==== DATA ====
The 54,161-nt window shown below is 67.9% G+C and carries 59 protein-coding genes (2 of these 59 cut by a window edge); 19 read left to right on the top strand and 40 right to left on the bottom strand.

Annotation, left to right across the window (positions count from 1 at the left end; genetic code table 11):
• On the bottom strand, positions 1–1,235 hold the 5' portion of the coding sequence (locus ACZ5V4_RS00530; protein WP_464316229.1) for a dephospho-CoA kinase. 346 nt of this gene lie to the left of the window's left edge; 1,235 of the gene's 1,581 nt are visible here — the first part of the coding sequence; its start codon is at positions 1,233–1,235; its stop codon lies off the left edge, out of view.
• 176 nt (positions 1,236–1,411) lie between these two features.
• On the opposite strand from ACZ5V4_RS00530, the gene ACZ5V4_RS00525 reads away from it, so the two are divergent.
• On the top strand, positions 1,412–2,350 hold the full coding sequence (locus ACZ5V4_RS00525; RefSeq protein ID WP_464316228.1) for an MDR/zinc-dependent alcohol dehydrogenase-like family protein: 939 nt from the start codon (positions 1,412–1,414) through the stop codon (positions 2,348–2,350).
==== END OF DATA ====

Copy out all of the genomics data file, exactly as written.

The 54,161-nt window shown below is 67.9% G+C and carries 59 protein-coding genes (2 of these 59 cut by a window edge); 19 read left to right on the top strand and 40 right to left on the bottom strand.

Annotation, left to right across the window (positions count from 1 at the left end; genetic code table 11):
• On the bottom strand, positions 1–1,235 hold the 5' portion of the coding sequence (locus ACZ5V4_RS00530; protein WP_464316229.1) for a dephospho-CoA kinase. 346 nt of this gene lie to the left of the window's left edge; 1,235 of the gene's 1,581 nt are visible here — the first part of the coding sequence; its start codon is at positions 1,233–1,235; its stop codon lies off the left edge, out of view.
• 176 nt (positions 1,236–1,411) lie between these two features.
• On the opposite strand from ACZ5V4_RS00530, the gene ACZ5V4_RS00525 reads away from it, so the two are divergent.
• On the top strand, positions 1,412–2,350 hold the full coding sequence (locus ACZ5V4_RS00525; RefSeq protein ID WP_464316228.1) for an MDR/zinc-dependent alcohol dehydrogenase-like family protein: 939 nt from the start codon (positions 1,412–1,414) through the stop codon (positions 2,348–2,350).